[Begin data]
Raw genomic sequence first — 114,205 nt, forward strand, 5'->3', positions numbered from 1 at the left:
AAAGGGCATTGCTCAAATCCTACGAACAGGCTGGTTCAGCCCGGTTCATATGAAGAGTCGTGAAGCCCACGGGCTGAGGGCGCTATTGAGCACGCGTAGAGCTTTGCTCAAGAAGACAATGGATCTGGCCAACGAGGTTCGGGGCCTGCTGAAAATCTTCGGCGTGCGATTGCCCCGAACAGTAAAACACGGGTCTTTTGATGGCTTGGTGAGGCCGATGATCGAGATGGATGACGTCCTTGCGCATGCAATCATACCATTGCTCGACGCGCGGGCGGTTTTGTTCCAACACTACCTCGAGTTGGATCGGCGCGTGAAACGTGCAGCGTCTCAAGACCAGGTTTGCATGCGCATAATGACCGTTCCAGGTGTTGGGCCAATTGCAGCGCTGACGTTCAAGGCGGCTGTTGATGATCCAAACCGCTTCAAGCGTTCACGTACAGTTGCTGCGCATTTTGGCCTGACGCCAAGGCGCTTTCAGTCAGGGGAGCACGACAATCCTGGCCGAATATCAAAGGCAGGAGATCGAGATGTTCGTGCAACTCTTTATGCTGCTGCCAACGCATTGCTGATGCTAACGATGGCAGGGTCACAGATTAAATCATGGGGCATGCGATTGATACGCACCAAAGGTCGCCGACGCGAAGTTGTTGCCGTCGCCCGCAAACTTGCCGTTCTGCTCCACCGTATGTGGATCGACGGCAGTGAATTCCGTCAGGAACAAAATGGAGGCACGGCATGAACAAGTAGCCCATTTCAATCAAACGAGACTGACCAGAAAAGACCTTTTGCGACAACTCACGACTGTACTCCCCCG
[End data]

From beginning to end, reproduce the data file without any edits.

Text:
Raw genomic sequence first — 114,205 nt, forward strand, 5'->3', positions numbered from 1 at the left:
AAAGGGCATTGCTCAAATCCTACGAACAGGCTGGTTCAGCCCGGTTCATATGAAGAGTCGTGAAGCCCACGGGCTGAGGGCGCTATTGAGCACGCGTAGAGCTTTGCTCAAGAAGACAATGGATCTGGCCAACGAGGTTCGGGGCCTGCTGAAAATCTTCGGCGTGCGATTGCCCCGAACAGTAAAACACGGGTCTTTTGATGGCTTGGTGAGGCCGATGATCGAGATGGATGACGTCCTTGCGCATGCAATCATACCATTGCTCGACGCGCGGGCGGTTTTGTTCCAACACTACCTCGAGTTGGATCGGCGCGTGAAACGTGCAGCGTCTCAAGACCAGGTTTGCATGCGCATAATGACCGTTCCAGGTGTTGGGCCAATTGCAGCGCTGACGTTCAAGGCGGCTGTTGATGATCCAAACCGCTTCAAGCGTTCACGTACAGTTGCTGCGCATTTTGGCCTGACGCCAAGGCGCTTTCAGTCAGGGGAGCACGACAATCCTGGCCGAATATCAAAGGCAGGAGATCGAGATGTTCGTGCAACTCTTTATGCTGCTGCCAACGCATTGCTGATGCTAACGATGGCAGGGTCACAGATTAAATCATGGGGCATGCGATTGATACGCACCAAAGGTCGCCGACGCGAAGTTGTTGCCGTCGCCCGCAAACTTGCCGTTCTGCTCCACCGTATGTGGATCGACGGCAGTGAATTCCGTCAGGAACAAAATGGAGGCACGGCATGAACAAGTAGCCCATTTCAATCAAACGAGACTGACCAGAAAAGACCTTTTGCGACAACTCACGACTGTACTCCCCCG